Ranthambore versus Corbett National Park: Which one’s the best for you?

traveller Divya

Ranthambore versus Corbett National Park? This is a common question that people ask when deciding on which place to pick for their wildlife adventure. Both these national parks are among the most famous wildlife destinations in India and thousands of people visit them every year, in the hopes of sighting some wildlife.

Jim Corbett and Ranthambore National Parks are some of the most preferred destinations for those looking for a weekend getaway in the wild. While both the national parks are beaming with wildlife, they are very different from each other.

In this blog, I will be making a comparison between Jim Corbett national park and Ranthambore national park, which will help you decide as to which one should you choose for your next getaway.

Ranthambore versus Corbett National Park

No matter where you decide to go for a safari, know that you’re going to have a hell lot of fun. Just remember that you’re in a sensitive environment and you need to respect the wildlife you’re there to explore. Some unsaid rules when going on a safari are to always wear dark shaded clothes, to keep as silent as possible, and of course, to not litter or dirty the place.

Ranthambore versus Corbett National Park: An Overview

Before making a comparison of the two most prominent national parks in India, let us take a look at some of the essential details. This information will give you more clarity about the two wildlife destinations.

Attribute Ranthambore vs Jim Corbett National Park
Location Sawai Madhopur, Rajasthan / Ramnagar, Uttarakhand
Area 282 sq. km / 520 sq. km
Forest Type Dry Deciduous / Evergreen
Tiger Population 72  / 215
Nearest Airport Jaipur / Chandigarh
Nearest Railway Station Sawai Madhopur / Ramnagar
Accommodation Options Outside the park / Inside & outside the park /
Distance from Delhi 394 km / 317 Km
Accessibility Oct- June / Nov- June


Jim Corbett Versus Ranthambore National Park: Accessibility & Cost

Ranthambore National Park and Corbett National Park are very easily accessible from different parts of the country. The nearest town to Jim Corbett National Park is Ramnagar, which is about 15 km away from the park. The town is well connected by rail and roads.

Sawai Mahopur is the nearest town to Ranthambore National Park, which is about 10 km away. Like Ramnagar, Sawai Madhopur is also well connected via rail and road.

The cost of visiting both these national parks is more or less the same.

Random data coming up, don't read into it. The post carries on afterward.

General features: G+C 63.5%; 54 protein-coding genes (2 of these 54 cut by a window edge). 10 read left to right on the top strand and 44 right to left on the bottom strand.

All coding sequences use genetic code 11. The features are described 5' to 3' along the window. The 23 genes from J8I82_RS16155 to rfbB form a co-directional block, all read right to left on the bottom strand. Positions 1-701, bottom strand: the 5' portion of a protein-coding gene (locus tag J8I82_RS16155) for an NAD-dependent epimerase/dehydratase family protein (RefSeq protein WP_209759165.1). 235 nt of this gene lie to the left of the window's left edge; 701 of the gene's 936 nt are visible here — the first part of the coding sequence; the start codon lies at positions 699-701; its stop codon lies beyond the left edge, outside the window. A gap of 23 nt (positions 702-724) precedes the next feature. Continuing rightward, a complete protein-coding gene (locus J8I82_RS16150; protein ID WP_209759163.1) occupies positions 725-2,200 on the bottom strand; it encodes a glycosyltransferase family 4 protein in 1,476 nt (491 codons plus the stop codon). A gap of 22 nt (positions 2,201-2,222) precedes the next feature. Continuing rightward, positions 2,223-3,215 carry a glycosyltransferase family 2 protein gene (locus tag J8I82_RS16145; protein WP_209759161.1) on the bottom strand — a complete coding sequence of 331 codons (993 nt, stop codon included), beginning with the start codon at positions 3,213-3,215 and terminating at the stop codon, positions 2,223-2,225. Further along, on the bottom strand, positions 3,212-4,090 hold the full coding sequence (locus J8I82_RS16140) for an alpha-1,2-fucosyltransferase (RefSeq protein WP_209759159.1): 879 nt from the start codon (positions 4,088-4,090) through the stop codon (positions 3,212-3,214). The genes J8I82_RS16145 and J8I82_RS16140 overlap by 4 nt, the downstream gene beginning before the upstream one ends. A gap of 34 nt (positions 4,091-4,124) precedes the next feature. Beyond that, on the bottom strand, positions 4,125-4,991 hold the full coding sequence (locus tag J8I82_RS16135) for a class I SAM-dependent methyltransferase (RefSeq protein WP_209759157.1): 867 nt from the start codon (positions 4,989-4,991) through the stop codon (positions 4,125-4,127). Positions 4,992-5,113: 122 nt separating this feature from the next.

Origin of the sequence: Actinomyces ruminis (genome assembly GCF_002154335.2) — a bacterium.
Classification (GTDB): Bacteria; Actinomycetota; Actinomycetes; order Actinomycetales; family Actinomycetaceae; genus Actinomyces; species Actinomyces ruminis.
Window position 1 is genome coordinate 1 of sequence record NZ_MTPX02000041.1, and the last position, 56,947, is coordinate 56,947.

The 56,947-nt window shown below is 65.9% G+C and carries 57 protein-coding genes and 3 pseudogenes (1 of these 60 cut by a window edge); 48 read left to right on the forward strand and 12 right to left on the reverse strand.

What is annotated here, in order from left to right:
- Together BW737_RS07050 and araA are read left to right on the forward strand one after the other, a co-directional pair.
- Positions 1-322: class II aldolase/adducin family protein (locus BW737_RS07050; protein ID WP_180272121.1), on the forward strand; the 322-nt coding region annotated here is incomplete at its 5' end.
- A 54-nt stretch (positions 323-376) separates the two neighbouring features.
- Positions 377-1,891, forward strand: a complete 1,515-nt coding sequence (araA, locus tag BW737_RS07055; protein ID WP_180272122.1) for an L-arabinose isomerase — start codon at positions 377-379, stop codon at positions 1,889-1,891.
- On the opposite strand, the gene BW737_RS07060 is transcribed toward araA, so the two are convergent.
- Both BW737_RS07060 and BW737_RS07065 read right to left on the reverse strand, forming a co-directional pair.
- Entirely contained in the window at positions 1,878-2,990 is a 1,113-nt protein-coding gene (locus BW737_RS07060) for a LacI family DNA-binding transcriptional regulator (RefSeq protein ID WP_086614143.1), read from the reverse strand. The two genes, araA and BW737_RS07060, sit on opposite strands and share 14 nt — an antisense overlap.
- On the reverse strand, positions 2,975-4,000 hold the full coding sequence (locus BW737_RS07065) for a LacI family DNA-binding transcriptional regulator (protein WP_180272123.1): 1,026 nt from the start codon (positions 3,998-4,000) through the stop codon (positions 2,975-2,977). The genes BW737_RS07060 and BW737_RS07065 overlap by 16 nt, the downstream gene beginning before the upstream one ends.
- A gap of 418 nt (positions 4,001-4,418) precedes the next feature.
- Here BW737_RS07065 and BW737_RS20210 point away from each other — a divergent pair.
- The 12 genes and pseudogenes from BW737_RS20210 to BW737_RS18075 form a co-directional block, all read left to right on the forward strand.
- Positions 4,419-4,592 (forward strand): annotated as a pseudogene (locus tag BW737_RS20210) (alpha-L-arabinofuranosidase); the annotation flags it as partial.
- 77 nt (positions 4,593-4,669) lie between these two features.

So, Ranthambore versus Corbett National Park, which is more accessible and budget-friendly? BOTH.

Ranthambore vs corbett

Corbett and Ranthambore are both highly accessible, reasonable, and abundant in wildlife. It is very important to be fully alert and aware at all points. The reward would be spotting rare, colourful birds like these. In addition to a camera, carry binoculars.

Jim Corbett Versus Ranthambore National Park: Staying Options

Jim Corbett is one of the only national parks In India that allows you to stay inside the national park. The Forest rest houses inside the park allow you to stay inside the forest.

There is no provision for staying inside the Ranthambore National Park. You will have to stay at the hotels outside the park’s boundary.

So, Ranthambore versus Corbett National Park, where can you stay inside the Jungle? Jim Corbett National Park.

Jim Corbett Versus Ranthambore National Park: The True Feel of the Jungle

The forest at Jim Corbett National Park is very dense. It is comprised of evergreen Sal trees. What makes the park even more special is that from marshy swamps to hills, from riverine belts to lakes, every geographical component is present here. More than 70 per cent of the national park is forest, and around 10 per cent is grassland. The breathtaking landscape of Jim Corbett truly gives you the Jungle feel.

Ranthambore forest, on the other hand, is a dry deciduous forest. This means that the forest cover is sparse. A substantial part of the forest is also an open grassy meadow. Apart from this, Ranthambore has several lakes. Therefore, Ranthambore is not the place for travellers who are looking for dense forests, rivers and lush greenery.